Posts

Notable News July 2019

So much for the dog days of Summer. July was a super active Notable News month full of information. There are risks and recalls to be aware of, along with some very encouraging news about exciting new research and treatments. So, while you may not want to hear that you should probably consider getting a colonoscopy ASAP, you’ll be relieved to learn that some cancers may have much less invasive diagnostic tools on the horizon. Oh, and there are a couple links to some really interesting (although alarming) longer reads; just in case you’re embracing the dog days, and need some reading material, this summer.

Increased Cancer Risk

Colon cancer is on the rise for people younger than 50, reports cbsnews.com. The rate has increased over the past decade from 10 percent of all cases to about 12 percent. While there is no concrete explanation as to why colon cancer is increasing among the younger age group, one possibility is that it is linked to modern diets and the gut microbiome. Conversely, colon cancer rates are declining among those 50 and older, largely because of colonoscopy screenings which detect polyps before they become cancerous. Find out more below.

Breast implants that have been linked to cancer are being recalled, according to nytimes.com. The textured implants were banned in Europe late last year and are now being recalled in the United States by the Food and Drug Administration (FDA). The implants are linked to anaplastic large-cell lymphoma. It is a rare cancer of the immune system that develops in the tissue around the implant. Removing the implant and scar tissue around it is effective in curing the cancer in most cases, but if it is not found early it can spread and be deadly. Symptoms are swelling and fluid around the implant, and patients should have symptoms checked by their doctor. More information about the implants can be found below.

There is a link between radioactive iodine (RAI) treatment and cancer deaths, says cancer.gov. RAI has been commonly used to treat hyperthyroidism since the 1940s. An association between the dose of RAI treatment and long-term risk of death from cancers, including breast cancer, has been found in a study led by researchers at the National Cancer Institute. More research is needed to better understand the risks and the benefits of the treatments, but in the meantime, the information will help patients discuss hyperthyroid treatment options with their doctors. More information about the research can be found below.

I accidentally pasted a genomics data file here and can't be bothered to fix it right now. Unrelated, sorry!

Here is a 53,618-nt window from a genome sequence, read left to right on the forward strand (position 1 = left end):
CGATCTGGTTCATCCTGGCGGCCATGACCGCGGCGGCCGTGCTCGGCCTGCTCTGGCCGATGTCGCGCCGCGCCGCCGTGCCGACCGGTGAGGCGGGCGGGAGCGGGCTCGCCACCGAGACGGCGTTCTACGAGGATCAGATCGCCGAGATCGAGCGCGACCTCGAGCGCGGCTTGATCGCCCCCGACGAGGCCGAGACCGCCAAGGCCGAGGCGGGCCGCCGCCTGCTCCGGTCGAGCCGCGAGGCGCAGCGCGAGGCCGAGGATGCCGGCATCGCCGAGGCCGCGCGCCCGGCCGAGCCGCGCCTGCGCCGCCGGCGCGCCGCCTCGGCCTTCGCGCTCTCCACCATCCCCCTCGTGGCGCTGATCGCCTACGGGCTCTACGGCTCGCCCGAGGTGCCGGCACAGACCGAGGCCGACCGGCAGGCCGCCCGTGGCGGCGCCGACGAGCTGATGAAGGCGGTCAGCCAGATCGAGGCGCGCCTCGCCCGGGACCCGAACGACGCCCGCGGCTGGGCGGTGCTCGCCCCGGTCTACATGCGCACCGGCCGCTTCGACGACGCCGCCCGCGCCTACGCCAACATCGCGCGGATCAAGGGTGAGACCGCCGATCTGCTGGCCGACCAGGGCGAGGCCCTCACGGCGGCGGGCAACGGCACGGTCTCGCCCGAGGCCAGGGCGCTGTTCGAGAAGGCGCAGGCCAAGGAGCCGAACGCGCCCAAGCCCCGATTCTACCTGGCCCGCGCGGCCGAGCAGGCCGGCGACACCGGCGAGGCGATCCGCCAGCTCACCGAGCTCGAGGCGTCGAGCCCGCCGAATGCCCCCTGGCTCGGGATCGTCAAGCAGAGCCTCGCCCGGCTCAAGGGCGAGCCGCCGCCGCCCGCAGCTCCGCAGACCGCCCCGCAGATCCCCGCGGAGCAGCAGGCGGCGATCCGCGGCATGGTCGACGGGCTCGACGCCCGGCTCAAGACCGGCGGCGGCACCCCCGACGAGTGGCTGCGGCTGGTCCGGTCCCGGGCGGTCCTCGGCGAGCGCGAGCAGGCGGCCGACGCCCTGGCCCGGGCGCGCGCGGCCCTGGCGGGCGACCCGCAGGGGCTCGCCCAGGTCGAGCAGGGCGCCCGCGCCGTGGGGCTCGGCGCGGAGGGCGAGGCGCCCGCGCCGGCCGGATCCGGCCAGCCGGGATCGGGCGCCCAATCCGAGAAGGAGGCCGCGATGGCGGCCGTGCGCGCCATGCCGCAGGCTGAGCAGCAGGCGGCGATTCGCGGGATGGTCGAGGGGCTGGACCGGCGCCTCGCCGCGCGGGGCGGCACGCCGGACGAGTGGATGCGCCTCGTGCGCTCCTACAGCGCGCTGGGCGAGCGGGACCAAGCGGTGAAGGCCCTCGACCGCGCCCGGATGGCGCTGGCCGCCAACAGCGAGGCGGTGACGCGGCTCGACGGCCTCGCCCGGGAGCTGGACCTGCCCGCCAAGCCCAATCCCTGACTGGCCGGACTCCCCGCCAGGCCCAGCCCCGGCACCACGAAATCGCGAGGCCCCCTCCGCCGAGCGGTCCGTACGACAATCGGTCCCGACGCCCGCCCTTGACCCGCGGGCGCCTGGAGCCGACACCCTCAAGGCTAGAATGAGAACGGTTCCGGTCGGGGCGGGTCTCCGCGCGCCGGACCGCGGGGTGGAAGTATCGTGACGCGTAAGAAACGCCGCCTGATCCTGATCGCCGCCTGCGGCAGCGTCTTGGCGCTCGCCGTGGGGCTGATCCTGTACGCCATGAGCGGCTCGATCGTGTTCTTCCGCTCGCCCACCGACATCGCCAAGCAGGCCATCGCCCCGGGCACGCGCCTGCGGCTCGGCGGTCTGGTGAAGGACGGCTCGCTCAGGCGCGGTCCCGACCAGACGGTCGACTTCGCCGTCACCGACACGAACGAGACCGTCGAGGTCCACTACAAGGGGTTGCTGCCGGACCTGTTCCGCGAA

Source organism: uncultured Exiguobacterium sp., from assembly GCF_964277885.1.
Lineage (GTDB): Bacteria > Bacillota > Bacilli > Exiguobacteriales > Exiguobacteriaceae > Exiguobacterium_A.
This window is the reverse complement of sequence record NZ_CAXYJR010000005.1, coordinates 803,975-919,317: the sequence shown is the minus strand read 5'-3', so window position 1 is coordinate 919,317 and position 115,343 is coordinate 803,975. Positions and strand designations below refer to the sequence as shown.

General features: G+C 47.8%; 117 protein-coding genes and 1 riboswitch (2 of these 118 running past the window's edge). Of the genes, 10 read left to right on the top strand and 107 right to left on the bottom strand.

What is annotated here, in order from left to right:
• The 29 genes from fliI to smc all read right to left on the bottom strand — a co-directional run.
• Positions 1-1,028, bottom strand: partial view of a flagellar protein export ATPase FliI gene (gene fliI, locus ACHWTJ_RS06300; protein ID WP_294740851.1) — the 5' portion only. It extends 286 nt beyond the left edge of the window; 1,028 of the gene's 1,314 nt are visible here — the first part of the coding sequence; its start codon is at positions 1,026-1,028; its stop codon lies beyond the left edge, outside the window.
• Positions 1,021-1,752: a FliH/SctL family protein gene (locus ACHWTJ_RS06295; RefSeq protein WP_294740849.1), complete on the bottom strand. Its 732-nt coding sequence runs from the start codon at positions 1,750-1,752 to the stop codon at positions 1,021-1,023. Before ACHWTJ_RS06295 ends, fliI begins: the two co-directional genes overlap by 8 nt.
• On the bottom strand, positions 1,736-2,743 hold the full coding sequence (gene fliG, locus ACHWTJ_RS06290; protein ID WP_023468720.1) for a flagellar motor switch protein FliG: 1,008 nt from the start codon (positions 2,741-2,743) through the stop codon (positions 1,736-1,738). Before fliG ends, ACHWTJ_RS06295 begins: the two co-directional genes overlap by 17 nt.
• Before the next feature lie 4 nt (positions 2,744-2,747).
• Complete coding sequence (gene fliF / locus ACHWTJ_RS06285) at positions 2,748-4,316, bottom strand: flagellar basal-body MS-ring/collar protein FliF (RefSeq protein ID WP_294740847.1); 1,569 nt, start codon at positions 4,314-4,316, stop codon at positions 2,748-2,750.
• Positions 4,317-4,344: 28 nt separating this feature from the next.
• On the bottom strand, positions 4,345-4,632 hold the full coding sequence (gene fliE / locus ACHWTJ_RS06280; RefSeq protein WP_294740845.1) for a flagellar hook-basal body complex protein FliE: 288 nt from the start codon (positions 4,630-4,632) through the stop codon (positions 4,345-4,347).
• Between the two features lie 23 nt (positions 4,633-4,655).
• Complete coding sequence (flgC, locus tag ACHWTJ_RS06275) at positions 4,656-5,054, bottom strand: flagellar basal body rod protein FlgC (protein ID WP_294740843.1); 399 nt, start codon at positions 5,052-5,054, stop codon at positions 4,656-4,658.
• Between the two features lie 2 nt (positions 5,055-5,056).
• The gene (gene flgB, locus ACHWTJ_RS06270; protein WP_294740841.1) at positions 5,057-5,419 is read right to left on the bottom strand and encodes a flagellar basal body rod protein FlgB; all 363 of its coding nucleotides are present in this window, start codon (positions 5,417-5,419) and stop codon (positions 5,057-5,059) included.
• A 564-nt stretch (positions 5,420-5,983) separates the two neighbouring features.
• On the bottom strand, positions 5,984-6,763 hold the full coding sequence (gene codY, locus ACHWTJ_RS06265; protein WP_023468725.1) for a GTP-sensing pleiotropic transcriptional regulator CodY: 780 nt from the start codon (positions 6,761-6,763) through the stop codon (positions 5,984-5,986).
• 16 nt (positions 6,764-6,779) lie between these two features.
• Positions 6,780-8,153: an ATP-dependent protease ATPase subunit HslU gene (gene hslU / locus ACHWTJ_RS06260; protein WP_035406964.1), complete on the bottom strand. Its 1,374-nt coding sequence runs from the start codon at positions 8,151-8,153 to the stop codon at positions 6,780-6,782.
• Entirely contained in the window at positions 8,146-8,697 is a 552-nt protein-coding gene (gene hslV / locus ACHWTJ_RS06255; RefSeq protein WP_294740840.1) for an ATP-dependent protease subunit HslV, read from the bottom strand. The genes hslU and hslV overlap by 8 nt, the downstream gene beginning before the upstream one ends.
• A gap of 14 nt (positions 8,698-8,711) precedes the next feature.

Treatment and Detection

Immunotherapy may work in treating brain cancer, says medicalxpress.com. Researchers have found a way to make the CAR T immune therapy more effective against glioblastoma, the most common and most deadly form of brain cancer. Previous research showed that not all of the tumors could be targeted by the T cells. So, in order to more strategically target the tumors, researchers used a bi-specific T-cell engager, or “BiTE”, that makes it possible for CAR T cancer-killing cells to be sent to specific targets, making the treatment more effective. Learn more about the complicated, but promising, process below.

There may be a better, non-invasive way to detect bladder cancer, reports medicalnewstoday.com. Researchers in Spain have proposed using electronic tongues. The devices can detect or “taste” soluble compounds by using software and sensors. The tongues, used to analyze food, water, wine, and explosives, can also be used to detect diseases by testing samples of biofluid. Using the tongues to test urine samples could be an easy and inexpensive way to detect bladder cancer in the early stages. Learn more about the proposed tongue testing below.

Researchers may have found a new way to treat ovarian cancer, according to medicalnewstoday.com. Researchers have identified an enzyme known as IDH1 that encourages the growth of high-grade serous ovarian cancer, the most common form of ovarian cancer. The cancer is difficult to detect in early stages and hard to treat because it often develops a resistance to chemotherapy. Researchers found that when they blocked the IDH1 enzyme, the cancer cells were unable to divide and grow. The research also suggests that blocking the enzyme works on the cancer cells that have spread to other parts of the body as well as where the cancer originated. More information about this encouraging research can be found below.

Cancer-Causing Toxins